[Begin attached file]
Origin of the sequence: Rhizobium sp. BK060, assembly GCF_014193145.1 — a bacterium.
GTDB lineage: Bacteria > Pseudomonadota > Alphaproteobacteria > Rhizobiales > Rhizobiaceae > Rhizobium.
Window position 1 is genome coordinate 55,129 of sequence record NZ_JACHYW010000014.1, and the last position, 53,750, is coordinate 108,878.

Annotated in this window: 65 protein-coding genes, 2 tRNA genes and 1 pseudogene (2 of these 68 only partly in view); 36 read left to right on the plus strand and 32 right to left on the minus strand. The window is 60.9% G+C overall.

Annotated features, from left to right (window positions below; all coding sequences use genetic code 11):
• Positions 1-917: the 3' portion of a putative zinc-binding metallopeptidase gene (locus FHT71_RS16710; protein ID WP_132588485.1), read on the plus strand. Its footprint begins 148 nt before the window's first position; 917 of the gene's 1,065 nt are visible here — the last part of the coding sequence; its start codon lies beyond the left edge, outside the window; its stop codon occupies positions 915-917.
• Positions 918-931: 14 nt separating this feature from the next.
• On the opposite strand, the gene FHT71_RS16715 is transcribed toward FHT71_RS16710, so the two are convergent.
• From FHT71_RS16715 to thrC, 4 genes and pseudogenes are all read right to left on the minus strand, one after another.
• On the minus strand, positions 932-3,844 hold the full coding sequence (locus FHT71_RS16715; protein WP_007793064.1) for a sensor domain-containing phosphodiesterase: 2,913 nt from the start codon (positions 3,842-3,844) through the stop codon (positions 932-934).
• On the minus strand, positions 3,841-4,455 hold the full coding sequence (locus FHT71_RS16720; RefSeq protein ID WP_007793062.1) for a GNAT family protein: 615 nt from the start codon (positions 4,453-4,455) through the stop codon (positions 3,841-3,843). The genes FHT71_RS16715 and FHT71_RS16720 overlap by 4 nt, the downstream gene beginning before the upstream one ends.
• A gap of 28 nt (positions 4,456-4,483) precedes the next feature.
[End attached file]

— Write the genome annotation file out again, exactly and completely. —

Origin of the sequence: Rhizobium sp. BK060, assembly GCF_014193145.1 — a bacterium.
GTDB lineage: Bacteria > Pseudomonadota > Alphaproteobacteria > Rhizobiales > Rhizobiaceae > Rhizobium.
Window position 1 is genome coordinate 55,129 of sequence record NZ_JACHYW010000014.1, and the last position, 53,750, is coordinate 108,878.

Annotated in this window: 65 protein-coding genes, 2 tRNA genes and 1 pseudogene (2 of these 68 only partly in view); 36 read left to right on the plus strand and 32 right to left on the minus strand. The window is 60.9% G+C overall.

Annotated features, from left to right (window positions below; all coding sequences use genetic code 11):
• Positions 1-917: the 3' portion of a putative zinc-binding metallopeptidase gene (locus FHT71_RS16710; protein ID WP_132588485.1), read on the plus strand. Its footprint begins 148 nt before the window's first position; 917 of the gene's 1,065 nt are visible here — the last part of the coding sequence; its start codon lies beyond the left edge, outside the window; its stop codon occupies positions 915-917.
• Positions 918-931: 14 nt separating this feature from the next.
• On the opposite strand, the gene FHT71_RS16715 is transcribed toward FHT71_RS16710, so the two are convergent.
• From FHT71_RS16715 to thrC, 4 genes and pseudogenes are all read right to left on the minus strand, one after another.
• On the minus strand, positions 932-3,844 hold the full coding sequence (locus FHT71_RS16715; protein WP_007793064.1) for a sensor domain-containing phosphodiesterase: 2,913 nt from the start codon (positions 3,842-3,844) through the stop codon (positions 932-934).
• On the minus strand, positions 3,841-4,455 hold the full coding sequence (locus FHT71_RS16720; RefSeq protein ID WP_007793062.1) for a GNAT family protein: 615 nt from the start codon (positions 4,453-4,455) through the stop codon (positions 3,841-3,843). The genes FHT71_RS16715 and FHT71_RS16720 overlap by 4 nt, the downstream gene beginning before the upstream one ends.
• A gap of 28 nt (positions 4,456-4,483) precedes the next feature.